Are You Starting the New Year Looking for a New Car?
Buying a new car at the beginning of the year was not really in the budget, but the accident that totaled your daughter’s car was not expected either. The good news was that your daughter was not heard when the other driver ran the red light. The bad news is that the car was totaled. Knowing that there are often some really good car deals to find at the beginning of the New Year, you made the decision to transition right from Christmas gift opening to new car shopping.
With the latest news of another U.S. car company shutting down more plants it was tempting to look at American made cars. In the end, however, you realized that Japanese engines for sale in California were likely to give you the best deal. In fact, both new and used Japanese engines offer a real value to any car buyer.
Japanese Engines for Sale in California May Come with Extra Import Taxes in the Near Future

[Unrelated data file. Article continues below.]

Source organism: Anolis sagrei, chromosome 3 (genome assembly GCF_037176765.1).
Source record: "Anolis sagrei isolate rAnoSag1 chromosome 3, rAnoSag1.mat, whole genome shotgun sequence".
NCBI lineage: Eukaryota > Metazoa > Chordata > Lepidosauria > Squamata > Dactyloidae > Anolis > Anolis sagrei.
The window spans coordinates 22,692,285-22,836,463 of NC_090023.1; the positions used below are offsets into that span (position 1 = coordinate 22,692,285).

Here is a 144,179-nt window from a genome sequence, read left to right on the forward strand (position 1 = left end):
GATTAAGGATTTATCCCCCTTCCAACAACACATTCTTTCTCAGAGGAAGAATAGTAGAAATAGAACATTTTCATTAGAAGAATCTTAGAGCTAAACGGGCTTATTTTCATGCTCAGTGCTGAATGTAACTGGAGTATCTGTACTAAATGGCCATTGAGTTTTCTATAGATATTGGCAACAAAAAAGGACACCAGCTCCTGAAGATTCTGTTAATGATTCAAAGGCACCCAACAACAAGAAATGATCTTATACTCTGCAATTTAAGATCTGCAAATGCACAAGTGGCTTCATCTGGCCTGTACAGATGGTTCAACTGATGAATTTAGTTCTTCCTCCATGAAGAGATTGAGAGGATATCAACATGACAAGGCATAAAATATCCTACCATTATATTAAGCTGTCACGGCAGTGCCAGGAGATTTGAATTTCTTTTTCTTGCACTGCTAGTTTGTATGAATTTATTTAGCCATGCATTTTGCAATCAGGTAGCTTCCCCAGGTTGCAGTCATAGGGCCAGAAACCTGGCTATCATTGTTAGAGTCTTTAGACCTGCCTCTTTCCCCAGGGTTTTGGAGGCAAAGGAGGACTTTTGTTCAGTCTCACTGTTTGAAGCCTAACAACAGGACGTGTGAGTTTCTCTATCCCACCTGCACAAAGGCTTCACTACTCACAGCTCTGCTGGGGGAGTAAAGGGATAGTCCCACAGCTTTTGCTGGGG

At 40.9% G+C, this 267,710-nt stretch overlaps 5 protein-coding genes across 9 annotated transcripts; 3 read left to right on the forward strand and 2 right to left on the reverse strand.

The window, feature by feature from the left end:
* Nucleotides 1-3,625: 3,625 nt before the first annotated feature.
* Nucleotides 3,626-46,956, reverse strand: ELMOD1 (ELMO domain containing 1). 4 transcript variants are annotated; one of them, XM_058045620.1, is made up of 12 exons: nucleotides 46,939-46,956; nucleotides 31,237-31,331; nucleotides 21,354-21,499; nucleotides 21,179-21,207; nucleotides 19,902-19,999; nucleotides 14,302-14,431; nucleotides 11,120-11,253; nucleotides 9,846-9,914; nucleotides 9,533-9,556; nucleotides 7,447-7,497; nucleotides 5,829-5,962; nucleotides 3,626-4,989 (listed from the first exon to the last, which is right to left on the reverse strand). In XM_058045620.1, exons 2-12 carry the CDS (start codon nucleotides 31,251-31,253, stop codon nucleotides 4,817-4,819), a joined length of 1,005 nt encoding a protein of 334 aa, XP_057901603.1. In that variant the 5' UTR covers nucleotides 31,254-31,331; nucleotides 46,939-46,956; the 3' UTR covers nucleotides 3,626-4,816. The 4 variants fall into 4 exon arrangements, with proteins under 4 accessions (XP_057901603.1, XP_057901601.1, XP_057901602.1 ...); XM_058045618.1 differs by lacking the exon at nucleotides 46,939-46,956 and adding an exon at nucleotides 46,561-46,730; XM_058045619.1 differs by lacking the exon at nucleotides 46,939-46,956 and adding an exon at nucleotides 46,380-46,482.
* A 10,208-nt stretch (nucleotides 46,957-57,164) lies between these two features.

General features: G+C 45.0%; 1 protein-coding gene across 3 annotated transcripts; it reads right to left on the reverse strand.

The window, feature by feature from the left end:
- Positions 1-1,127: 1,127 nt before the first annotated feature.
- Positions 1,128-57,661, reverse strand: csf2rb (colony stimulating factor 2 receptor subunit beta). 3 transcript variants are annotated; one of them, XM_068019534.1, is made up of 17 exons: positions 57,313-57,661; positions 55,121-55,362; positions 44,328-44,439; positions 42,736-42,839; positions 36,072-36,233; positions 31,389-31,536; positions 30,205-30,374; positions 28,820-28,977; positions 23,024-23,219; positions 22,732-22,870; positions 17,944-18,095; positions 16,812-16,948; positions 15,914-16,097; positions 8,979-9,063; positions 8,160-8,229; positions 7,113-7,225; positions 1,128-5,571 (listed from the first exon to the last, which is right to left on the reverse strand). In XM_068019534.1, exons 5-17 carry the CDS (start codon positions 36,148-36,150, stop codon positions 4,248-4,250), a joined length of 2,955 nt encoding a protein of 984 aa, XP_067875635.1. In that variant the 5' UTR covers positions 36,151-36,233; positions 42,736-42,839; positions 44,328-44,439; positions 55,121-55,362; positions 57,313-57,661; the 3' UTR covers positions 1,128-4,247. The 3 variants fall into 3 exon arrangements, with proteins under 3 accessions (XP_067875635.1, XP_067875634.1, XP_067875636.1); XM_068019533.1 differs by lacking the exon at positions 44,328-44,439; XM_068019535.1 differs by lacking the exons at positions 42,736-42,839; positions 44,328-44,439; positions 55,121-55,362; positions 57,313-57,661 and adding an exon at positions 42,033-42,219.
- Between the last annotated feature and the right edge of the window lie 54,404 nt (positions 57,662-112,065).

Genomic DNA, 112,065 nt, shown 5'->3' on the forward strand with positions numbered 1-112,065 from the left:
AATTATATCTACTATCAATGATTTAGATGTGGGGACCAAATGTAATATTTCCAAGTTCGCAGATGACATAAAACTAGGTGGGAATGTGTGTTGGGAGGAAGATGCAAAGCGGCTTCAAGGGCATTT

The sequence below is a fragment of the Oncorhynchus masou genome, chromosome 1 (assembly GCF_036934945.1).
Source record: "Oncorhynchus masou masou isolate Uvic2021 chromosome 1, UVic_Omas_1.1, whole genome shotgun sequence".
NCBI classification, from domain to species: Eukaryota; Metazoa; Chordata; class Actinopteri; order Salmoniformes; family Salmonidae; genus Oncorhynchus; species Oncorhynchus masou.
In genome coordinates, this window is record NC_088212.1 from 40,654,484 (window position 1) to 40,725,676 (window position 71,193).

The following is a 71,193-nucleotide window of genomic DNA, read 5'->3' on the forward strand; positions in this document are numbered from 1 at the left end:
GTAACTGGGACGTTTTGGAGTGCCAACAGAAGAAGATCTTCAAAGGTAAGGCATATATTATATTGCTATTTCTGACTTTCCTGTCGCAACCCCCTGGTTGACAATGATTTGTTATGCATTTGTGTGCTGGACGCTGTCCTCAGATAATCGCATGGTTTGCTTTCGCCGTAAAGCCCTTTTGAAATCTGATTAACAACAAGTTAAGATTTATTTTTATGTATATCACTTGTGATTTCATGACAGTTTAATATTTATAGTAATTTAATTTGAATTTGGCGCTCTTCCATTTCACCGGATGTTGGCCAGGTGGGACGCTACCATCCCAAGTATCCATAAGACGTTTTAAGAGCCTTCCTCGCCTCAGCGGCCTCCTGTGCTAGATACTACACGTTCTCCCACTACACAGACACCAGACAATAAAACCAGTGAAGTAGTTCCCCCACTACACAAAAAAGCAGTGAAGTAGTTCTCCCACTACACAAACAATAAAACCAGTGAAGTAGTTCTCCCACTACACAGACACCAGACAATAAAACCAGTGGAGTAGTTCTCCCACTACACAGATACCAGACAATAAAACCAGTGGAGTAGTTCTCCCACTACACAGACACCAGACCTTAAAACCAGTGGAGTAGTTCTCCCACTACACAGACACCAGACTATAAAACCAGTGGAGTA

In a time when the world economy is waiting to see what the latest Presidential administration will threaten next, it should come as no surprise that there are many who think that now is the time to order the products that you want before any big changes occur.
Consider some of these statistics about how Japanese imports might effect the nation’s economy if taxes are changed in the future:
- 7.83 million passenger vehicles are produced every year in Japan.
- Estimates indicate that 11 million vehicles will be produced by Toyota by the year 2023.
- In the year 2016, U.S. goods imports from Japan totaled $132.2 billion.
- Japan was the U.S.’s fourth largest supplier of imported goods in the year 2016.
- Honda, often built in Japan, sold more than 4.7 million automobiles across the world in the 2016 fiscal year.
- The top import category from Japan to the U.S. in 2016 was vehicles at $50 billion.
- The second highest import category from Japan to the U.S. in 2016 was machinery at $29 billion.
- The third highest import category from Japan to the U.S. in 2016 was electrical machinery at $16 billion.
This week Americans might again be looking at buying cars made in this country, but even as a major car manufacturer announces cutting thousands of jobs Japanese imports continue to be a part of our entire economy.